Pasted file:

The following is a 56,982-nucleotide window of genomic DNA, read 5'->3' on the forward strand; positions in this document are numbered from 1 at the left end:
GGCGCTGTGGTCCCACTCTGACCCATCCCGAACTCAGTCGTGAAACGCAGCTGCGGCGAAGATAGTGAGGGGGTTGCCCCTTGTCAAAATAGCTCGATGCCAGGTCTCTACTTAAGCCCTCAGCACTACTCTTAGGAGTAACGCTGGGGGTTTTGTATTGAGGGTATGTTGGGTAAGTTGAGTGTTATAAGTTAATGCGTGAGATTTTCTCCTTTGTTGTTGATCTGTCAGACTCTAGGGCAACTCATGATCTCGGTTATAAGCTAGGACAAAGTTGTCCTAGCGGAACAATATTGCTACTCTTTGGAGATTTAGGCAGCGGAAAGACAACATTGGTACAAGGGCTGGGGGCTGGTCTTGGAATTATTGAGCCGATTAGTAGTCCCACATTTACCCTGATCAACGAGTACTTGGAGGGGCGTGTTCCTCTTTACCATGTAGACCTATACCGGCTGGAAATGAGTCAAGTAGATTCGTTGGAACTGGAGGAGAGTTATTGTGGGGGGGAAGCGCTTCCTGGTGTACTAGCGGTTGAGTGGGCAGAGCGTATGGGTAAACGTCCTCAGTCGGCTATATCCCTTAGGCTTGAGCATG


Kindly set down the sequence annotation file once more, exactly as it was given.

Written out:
The following is a 56,982-nucleotide window of genomic DNA, read 5'->3' on the forward strand; positions in this document are numbered from 1 at the left end:
GGCGCTGTGGTCCCACTCTGACCCATCCCGAACTCAGTCGTGAAACGCAGCTGCGGCGAAGATAGTGAGGGGGTTGCCCCTTGTCAAAATAGCTCGATGCCAGGTCTCTACTTAAGCCCTCAGCACTACTCTTAGGAGTAACGCTGGGGGTTTTGTATTGAGGGTATGTTGGGTAAGTTGAGTGTTATAAGTTAATGCGTGAGATTTTCTCCTTTGTTGTTGATCTGTCAGACTCTAGGGCAACTCATGATCTCGGTTATAAGCTAGGACAAAGTTGTCCTAGCGGAACAATATTGCTACTCTTTGGAGATTTAGGCAGCGGAAAGACAACATTGGTACAAGGGCTGGGGGCTGGTCTTGGAATTATTGAGCCGATTAGTAGTCCCACATTTACCCTGATCAACGAGTACTTGGAGGGGCGTGTTCCTCTTTACCATGTAGACCTATACCGGCTGGAAATGAGTCAAGTAGATTCGTTGGAACTGGAGGAGAGTTATTGTGGGGGGGAAGCGCTTCCTGGTGTACTAGCGGTTGAGTGGGCAGAGCGTATGGGTAAACGTCCTCAGTCGGCTATATCCCTTAGGCTTGAGCATG